The National Park Service has released a draft study regarding a potential extension of the Lewis and Clark National Historic Trail for public review and comment.
Lewis and Clark National Historic Trail
Abraham Lincoln saw in the name renewal—the Union Pacific. Chartered by Congress in 1862, it was a railroad forged out of the depths of civil war. Lincoln then fervently hoped to heal the Union by stretching its tracks across the West. Finally, with Robert E. Lee’s surrender at Appomattox Courthouse, Virginia, the great undertaking could begin. By then, Lincoln had been assassinated, but the Union would indeed endure.
The national headquarters for the Lewis and Clark Trail has finalized its Second Saturday Speaker Series. The headquarters is located at the National Park Service's Midwest Regional Office in Omaha, Nebraska. The regional office is unusual in that it also serves as home to a visitor center dedicated to the Lewis and Clark Trail.
How railroads helped evolve the national park idea and grow tourism will be discussed by Dr. Alfred Runte in a presentations at Lewis and Clark National Historic Trail headquarters in Omaha, Nebraska.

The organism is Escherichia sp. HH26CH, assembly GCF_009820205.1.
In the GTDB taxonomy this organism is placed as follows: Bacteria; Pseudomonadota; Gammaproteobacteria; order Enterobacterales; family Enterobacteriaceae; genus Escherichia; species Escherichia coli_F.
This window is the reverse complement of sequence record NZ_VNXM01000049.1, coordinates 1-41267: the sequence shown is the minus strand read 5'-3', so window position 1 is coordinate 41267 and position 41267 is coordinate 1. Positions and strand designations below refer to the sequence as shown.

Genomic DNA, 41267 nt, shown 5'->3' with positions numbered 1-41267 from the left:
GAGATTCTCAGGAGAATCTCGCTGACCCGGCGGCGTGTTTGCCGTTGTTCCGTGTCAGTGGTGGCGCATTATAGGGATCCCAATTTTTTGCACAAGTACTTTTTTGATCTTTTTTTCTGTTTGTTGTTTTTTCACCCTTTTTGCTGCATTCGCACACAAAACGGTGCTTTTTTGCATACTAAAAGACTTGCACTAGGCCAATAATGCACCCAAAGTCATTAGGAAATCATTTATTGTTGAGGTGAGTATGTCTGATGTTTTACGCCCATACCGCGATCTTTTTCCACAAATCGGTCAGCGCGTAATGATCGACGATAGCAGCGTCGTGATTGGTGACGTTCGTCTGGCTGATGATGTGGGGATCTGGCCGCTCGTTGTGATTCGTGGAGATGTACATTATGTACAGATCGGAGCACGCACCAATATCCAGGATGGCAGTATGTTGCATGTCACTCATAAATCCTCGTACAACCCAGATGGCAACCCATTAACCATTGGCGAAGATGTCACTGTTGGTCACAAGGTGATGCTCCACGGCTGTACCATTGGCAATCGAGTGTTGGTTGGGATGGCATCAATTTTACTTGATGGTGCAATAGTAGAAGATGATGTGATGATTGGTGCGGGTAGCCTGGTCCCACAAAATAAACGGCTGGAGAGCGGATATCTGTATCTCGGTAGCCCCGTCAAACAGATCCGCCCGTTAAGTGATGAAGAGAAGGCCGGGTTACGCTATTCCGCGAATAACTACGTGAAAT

Traveling to St. Louis eager to learn about Lewis and Clark? Then take this half-hour’s drive to Hartford, Illinois, where this great adventure begins, at Camp River DuBois and the Lewis and Clark State Historic Site.
Capturing and preserving a 200-year-old slice of history is no easy task, and yet that's part of the task for the folks managing the Lewis and Clark National Historic Trail, which ranges from St. Louis to the Pacific Ocean.
Greetings from St. Louis, Missouri. It is Wednesday morning and we are at Union Station, which at one time was the busiest train station in the world.
Greetings this Sunday morning from Council Bluffs, Iowa, where we enjoyed a hotel stay following six consecutive nights of tenting along the Missouri River. Both the humidity and temperature are rising as we move southeast, making the cool Montana nights of a little over a week ago a fond memory.
Greetings from Bismark, the capital of North Dakota, one of our country’s few economically vibrant states. A low unemployment rate (4.1%), a state budget surplus ($800 million over two years), and an optimistic outlook; that’s what comes with a limited population sitting atop loads of coal, oil, and natural gas.
Greetings from Havre, Montana, well north of the Lewis & Clark National Historic Trail that at this point requires a canoe trip through the rugged Upper Missouri River Breaks National Monument.